Because We Said So
The Wee Hours Revue
Look, I’m old enough to remember that it was not only acceptable at one time to make an album like this, but actually preferred. And—get this —people enjoyed it. The Wee Hours Revue miraculously maintains a current appeal while channeling faded strains of Oasis, the Jayhawks, the Rolling Stones, and ’90s alt-rock charisma. Does that scare you? It shouldn’t—unless you’re a hipster. The opening track, “Something Left to Say,” sets a lush, harmonic, and surprisingly urgent tone for the album. Lead singer Skip Matheny delivers the chorus—“The things you’ve done have made me what I am/And that’s catching the bus and half singing the tears of a clown”—with a brattish beauty that Liam Gallagher and Ryan Adams only wish they had. “You Don’t Belong to This World” is a reflective pop powerhouse that could be the bastard offspring of Whiskeytown and Toad the Wet Sprocket—it begs to be blared through car windows on a road trip. Reading the lyrics to the album, it’s clear that someone in the band is burning a hole through lost love.
“Baby’s Got It in the Genes” is a crestfallen confessional of empty space once occupied, with lines like “When you see a roadside bar/Or an old button down with a cigarette scar/Think of me, babe, ’cause I’ll be thinking of you.” “Sookie” could be confused for a Twilight Singers cast-off single, but that’s fine; it still paints one of the most perfect pictures of bittersweet I have ever heard. I’m almost convinced they wrote it for me personally. Wee Hours is a complete album laden with genuine lyrics, smart harmonies, and heartbroken pangs in the fade. Don’t believe me? Find an autumn roof and bring a sixer of your favorite beer and this album. You’ll thank me (and Roman Candle). —S.D.
Chatham County Line
Speed of the Whippoorwill
(Yep Roc Records)
Let’s face facts here: Bluegrass is never going to be at the top of the Billboard charts. But that’s no
reason not to listen to it if it’s done well—and Chatham County does it well. The band is incredibly tight and feels like a well-oiled machine rather than separate individuals. The songs have a catchy rhythm and the album never gets boring, which is the main problem I have with country music. “By the Riverside” is a gem of a song, upbeat like a summer afternoon, and “Savoy Special” comes barreling along like a steam-train out of control; the crystal clear notes the band pulls out of the air along the way are breathtaking. I have friends who love deriding “hillbilly music,” but the simple truth is that to play bluegrass this well requires a ton of technical expertise. Speed is an easygoing, bright album that sounds like it was fun for these guys to make. Welcome to Appalachia.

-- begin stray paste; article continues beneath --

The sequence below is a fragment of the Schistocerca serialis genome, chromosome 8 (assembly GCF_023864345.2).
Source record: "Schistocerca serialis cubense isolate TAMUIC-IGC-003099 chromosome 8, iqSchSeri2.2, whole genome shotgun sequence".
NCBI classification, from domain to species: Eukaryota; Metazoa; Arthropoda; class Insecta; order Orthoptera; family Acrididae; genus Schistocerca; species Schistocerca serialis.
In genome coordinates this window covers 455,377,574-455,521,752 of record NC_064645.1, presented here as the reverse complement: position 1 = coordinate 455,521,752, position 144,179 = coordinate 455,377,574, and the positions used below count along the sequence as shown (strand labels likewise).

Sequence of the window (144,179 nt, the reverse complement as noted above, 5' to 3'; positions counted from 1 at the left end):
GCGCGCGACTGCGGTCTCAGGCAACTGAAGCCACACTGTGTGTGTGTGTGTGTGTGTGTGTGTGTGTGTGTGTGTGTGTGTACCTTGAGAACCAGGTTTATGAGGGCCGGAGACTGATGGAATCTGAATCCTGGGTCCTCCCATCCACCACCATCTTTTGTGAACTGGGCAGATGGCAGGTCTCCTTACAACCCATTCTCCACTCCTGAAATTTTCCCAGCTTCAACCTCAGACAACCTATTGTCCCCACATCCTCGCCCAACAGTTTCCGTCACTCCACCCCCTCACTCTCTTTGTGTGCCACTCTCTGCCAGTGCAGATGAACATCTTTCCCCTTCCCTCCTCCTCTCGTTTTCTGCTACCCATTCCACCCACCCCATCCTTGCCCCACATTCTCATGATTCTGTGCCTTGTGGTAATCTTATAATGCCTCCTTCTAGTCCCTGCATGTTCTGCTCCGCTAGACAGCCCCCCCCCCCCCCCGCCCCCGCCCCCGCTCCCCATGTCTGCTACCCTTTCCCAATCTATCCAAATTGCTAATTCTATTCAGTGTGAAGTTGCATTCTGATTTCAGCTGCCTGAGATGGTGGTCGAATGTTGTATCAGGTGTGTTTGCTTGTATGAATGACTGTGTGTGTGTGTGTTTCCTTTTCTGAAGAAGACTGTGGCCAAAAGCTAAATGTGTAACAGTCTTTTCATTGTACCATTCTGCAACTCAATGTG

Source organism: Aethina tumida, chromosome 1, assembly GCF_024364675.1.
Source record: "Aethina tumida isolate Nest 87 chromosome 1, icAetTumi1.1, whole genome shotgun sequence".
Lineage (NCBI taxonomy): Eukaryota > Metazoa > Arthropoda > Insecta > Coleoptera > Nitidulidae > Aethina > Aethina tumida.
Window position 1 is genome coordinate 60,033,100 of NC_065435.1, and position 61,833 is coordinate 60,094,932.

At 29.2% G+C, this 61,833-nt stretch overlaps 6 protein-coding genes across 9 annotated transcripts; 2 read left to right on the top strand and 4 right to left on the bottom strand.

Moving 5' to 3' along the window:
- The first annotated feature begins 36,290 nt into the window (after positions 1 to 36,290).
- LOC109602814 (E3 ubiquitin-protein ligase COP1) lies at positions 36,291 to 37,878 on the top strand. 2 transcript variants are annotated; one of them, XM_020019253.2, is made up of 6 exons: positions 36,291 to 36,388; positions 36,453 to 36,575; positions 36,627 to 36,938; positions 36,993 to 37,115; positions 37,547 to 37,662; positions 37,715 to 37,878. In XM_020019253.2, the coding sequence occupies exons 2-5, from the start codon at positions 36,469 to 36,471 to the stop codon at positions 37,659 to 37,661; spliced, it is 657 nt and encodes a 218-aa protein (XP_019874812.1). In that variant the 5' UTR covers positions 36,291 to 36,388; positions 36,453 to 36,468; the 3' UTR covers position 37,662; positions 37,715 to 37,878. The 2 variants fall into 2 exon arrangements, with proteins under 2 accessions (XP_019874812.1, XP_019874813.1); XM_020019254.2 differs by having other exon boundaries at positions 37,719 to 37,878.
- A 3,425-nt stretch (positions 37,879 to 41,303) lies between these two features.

When the Pain Dies Down: Live in Paris
Chris has a good voice, but he wastes it here. On this collection of sappy ballads and cheesy songwriter tunes, he sounds like an over-emoting Christopher Cross. The lone exception is the last song (“Fanny”), which is a cover of the Band’s “The Weight” sung in French. Unfortunately, everything else here sounds like Adult Alternative songs that you might hear during an emotional scene on 7th Heaven or The Gilmore Girls. Stills tries to mix it up by singing a few songs in French, but then he just sounds like a bad French nightclub singer. Yes, Chris is the son of Stephen, but oh how far the apple has fallen from the tree. —G.M.
The Rosewood Thieves
From the Decker House
This is the story of a bunch of guys who went upstate to a deserted house to write some songs and then went to California to record them. The result is this impressive and catchy EP: It’s indie, it’s a throwback, it’s the Beatles, it’s Dylan, it’s a bit of blues, but most important, it’s good. “Los Angeles” is an infectious tune of longing and hope for a sunny day, “Cold in the Country” is brooding and hungry, and “Back to Harlem” is a blues-fused romp. Singer Erick Jordan has a great voice, which is given an other-worldly feel by the vocal reverb the band employs, but I also like the way they use the piano to keep the beat rather than simply as a melody instrument. From the Decker House is laid back but has a sense of urgency that keeps you listening. It’s a reflective album, but one that draws you in; the footprints these thieves leave will stay with you after the music stops playing. I’m looking forward to hearing a full-length from them to see if they can keep up the magic. —G.M.
Lonely Road Revival
No. No, no, no, no. No. This album is a complete disaster. Instead of pulling off a rock-countryÃ¢??Drive By Truckers sound, Trainwreck Riders have only created noise pollution. This cacophony of racket is simply wrong. Like one of those four-assed monstrosities of Dr. Mephisto, Lonely Road Revival should be tied up in a burlap sack and drowned in the river. —G.M.
Grant Moser is an art writer and frequent contributing writer for the Brooklyn Rail.Scott Damell
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